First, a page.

As soon as I read Elizabeth Haigh’s introduction in her debut cookbook Makan: Recipes from the Heart of Singapore by Elizabeth Haigh I was hooked, not least because her story resonated so strongly with me. In a tale that is deeply familiar to me as a fellow child of Asian immigrants, it was only when Haigh left home to attend university that she felt a huge sense of displacement without access to her mum’s home-cooked Singaporean food. Like me, she felt frustrated that she’d taken her mum’s cooking skills for granted instead of learning to cook them with her whilst growing up. And also like me, she bombarded her mum with calls for step-by-step instructions, allowing her to make her favourite dishes as best she could whilst away from home.
Incidentally, this is how my mum’s website Mamta’s Kitchen came into being in 2001, after my sister I both experienced this same cultural yearning for our mum’s Indian home cooking once we left home.
Makan, the book born of Haigh’s re-connection to her cooking heritage, is not only a guide to a cuisine I adore, but also a love letter from its author to the land of her birth. Meaning ‘to eat’ or ‘dinner time’ in Malay, the book draws together Singaporean recipes handed down through the family, as learned, adapted and transcribed by Haigh.
Young, charismatic and talented, Haigh is the chef owner founder of Mei Mei, a Singaporean kopi tiam (coffee shop) in London. Previous to Mei Mei, she was the founding chef for Pidgin restaurant, where she achieved a Michelin star barely a year after its launch. She is also the creator of Kaizen House, a collaborative project to create and share stories through food; cooks and eaters are invited to explore how food brings us together via residencies, collaborative events and restaurants led by Haigh.
Like every Singaporean I have met thus far, Haigh and her family are obsessed with food, and talk about it constantly – from what they will have for dinner (whilst eating breakfast!) to ideas for meals later in the week. As Haigh points out, Singaporeans “live by their stomachs” and are very proud of their dedication to food.
Recipes are traditionally passed down orally from generation to generation, thus the only way to learn is via instructions from one’s elders and committing the recipes to memory. Haigh explains that she never felt much inclination to learn when she was younger, since her mum always cooked such delicious food for the family – not to mention how easy it is to find superb quality food in Singapore from one or other nearby hawker stall. Interestingly, a key challenge facing those hawker stalls today is that the younger generation are less interested in taking over their parents’ businesses and there’s a risk that many of those long-perfected recipes will be lost.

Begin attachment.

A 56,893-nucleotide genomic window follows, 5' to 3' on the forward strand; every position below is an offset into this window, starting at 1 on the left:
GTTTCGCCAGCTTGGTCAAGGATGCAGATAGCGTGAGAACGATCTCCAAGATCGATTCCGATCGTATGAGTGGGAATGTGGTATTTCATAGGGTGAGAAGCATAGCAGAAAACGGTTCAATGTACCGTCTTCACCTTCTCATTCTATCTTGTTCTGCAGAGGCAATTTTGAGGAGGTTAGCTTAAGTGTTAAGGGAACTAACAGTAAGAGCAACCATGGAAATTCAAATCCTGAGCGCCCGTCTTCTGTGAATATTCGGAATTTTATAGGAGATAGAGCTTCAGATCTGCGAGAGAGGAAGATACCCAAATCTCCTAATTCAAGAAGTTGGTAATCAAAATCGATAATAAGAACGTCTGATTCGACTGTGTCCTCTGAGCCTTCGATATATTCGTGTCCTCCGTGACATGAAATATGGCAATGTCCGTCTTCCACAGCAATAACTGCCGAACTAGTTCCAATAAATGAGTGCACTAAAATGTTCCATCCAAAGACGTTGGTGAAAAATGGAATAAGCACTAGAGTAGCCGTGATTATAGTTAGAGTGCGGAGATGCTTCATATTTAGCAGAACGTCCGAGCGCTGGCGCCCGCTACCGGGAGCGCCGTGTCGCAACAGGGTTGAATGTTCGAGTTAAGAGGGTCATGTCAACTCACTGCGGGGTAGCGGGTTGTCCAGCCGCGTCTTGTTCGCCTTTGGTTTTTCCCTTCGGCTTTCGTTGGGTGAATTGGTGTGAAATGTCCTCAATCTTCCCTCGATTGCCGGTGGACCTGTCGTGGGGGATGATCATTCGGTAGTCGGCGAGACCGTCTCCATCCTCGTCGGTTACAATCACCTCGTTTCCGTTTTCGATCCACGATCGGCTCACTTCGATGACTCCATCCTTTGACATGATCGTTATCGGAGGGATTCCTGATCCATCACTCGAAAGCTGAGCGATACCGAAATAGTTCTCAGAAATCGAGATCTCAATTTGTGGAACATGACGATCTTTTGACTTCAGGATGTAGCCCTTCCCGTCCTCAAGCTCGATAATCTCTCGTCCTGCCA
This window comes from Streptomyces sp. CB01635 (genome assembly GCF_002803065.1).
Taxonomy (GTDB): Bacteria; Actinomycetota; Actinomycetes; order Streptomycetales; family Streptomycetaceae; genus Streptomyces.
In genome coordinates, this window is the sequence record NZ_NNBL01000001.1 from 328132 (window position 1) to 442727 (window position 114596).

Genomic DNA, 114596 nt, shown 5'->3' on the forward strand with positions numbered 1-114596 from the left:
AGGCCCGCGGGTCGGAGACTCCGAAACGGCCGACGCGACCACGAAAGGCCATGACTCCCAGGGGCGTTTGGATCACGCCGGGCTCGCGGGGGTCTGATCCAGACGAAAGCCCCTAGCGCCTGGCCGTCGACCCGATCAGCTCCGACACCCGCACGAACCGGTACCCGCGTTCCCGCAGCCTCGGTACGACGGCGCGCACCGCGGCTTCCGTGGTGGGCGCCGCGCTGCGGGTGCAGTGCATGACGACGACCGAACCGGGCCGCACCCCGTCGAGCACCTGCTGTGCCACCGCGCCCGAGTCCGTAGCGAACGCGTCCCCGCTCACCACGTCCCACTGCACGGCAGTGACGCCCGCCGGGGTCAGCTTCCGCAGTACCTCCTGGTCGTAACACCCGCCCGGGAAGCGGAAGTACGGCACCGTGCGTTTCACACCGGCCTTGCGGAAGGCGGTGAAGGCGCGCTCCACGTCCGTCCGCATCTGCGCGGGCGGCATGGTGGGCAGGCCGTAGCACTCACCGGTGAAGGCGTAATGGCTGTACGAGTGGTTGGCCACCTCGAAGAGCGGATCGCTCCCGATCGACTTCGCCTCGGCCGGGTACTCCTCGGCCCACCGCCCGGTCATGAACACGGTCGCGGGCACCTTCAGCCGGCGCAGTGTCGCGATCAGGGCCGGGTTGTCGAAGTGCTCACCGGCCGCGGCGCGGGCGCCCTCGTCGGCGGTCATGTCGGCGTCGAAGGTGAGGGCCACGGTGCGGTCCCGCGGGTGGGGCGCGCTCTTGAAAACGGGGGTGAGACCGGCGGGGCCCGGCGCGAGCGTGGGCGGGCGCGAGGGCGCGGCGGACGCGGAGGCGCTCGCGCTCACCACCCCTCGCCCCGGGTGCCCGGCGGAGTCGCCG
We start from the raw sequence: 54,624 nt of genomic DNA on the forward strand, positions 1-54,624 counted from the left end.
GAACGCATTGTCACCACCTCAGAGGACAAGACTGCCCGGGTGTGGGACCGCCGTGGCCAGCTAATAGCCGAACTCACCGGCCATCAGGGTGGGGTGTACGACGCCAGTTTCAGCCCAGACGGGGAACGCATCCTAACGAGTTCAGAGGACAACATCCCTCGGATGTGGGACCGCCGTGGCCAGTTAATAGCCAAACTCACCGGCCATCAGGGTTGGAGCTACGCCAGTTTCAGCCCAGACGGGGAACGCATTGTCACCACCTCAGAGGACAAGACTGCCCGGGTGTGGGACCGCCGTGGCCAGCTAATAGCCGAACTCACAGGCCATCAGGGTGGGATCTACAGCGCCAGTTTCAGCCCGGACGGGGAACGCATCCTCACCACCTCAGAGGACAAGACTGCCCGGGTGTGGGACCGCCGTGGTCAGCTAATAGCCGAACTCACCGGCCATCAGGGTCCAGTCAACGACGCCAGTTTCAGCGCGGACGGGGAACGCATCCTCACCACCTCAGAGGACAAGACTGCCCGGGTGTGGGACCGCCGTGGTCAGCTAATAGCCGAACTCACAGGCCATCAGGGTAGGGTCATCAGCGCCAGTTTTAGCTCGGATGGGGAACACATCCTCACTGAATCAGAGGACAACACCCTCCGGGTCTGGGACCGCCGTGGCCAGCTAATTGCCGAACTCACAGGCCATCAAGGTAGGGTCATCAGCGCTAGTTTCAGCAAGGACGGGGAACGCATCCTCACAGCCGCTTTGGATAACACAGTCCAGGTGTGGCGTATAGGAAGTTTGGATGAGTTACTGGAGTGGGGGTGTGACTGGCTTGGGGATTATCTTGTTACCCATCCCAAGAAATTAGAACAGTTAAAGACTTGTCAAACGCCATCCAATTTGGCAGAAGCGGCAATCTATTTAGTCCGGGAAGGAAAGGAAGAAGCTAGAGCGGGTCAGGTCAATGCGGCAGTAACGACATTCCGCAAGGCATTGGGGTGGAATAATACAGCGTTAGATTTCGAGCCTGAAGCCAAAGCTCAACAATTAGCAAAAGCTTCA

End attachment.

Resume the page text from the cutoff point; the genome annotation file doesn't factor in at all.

As a professionally trained and experienced chef, Haigh has applied a professional approach to family recipes, many of which were handed over with a lot of agak agak (guestimation) and very little by way of detail or instruction. These she transformed into properly defined recipes that unfamiliar and inexperienced cooks of Singaporean cuisine can easily follow and recreate.
To help understand the basics of Singaporean cooking, Haigh first provides an introduction to key ingredients, plus guidance on the techniques for blending and frying rempah (spice paste). This leads to the recipes themselves, split into chapters for nonya secrets, daily fare, super quick meals, summertime, pick me ups, sunday gatherings, celebration meals, sweets, and pantry.
The recipes in Nonya Secrets are the heart of Makan – Haigh remembers how she had to drag them out of her mother, translating what was in her mother’s head onto paper. These were also the hardest to capture as so much of the secret tips and tricks needed were not a part of her classically trained catering repertoire. Nonya food is “tangy, aromatic, spicy and herbal” and wonderfully fragrant rather than overpoweringly (chilli) hot. Key ingredients include coconut milk, lemongrass, tamarind, galangal and turmeric.
I love the photos that open this chapter – the first of her mum with baby Elizabeth, feasting from a traditional steamboat and the second an adult Haigh cooking and tasting with her mother.
Recipes are clearly presented alongside bright, beautiful photos that have me salivating the whole time I’m reading. Each has a short summary with Haigh’s memories of the dish, notes about family favourites, or some history and background about the dish. I mark so many recipes I want to make that Pete remarks it would be quicker to identify the few I don’t. I place a sticky tab against ‘Mee Soto’ Spiced Chicken Noodle Soup, ‘Gado Gado’ Malaysian Peanut Salad, ‘Otak Ota’ Nonya-spiced Fish Pâté, ‘Asam Ikan Pedas’ Fish Curry, ‘Nonya Chap Chai’ (a dish of mushrooms, vegetables, aromatics and glass vermicelli), Spiced Mutton Soup, ‘Mee Reubus’ Curried Noodle Soup, ‘Babi Pongteh’ Nonya Pork Stew, and ‘Ngo Hiang’ Five-spice Pork Rolls. Pete’s right – that’s nearly every recipe in the chapter!
In Daily Fare are dishes that form the mainstay of the Singaporean diet, the ones made again and again; none of these take longer than an hour from start to finish. Here you will find fried rice variations, Steamed Eggs, ‘Tahu Goreng’ Fried Tofu Salad, Steamed Fish with Tomato, Silken Tofu and Ginger, Chicken Rendang, Sweet and Sour Pork, Aubergine and Pork Mince Stir-fry, ‘Char Kway Teow’ Wok Fried Noodles, and ‘Bak Chor Mee’ Minced Pork Noodles.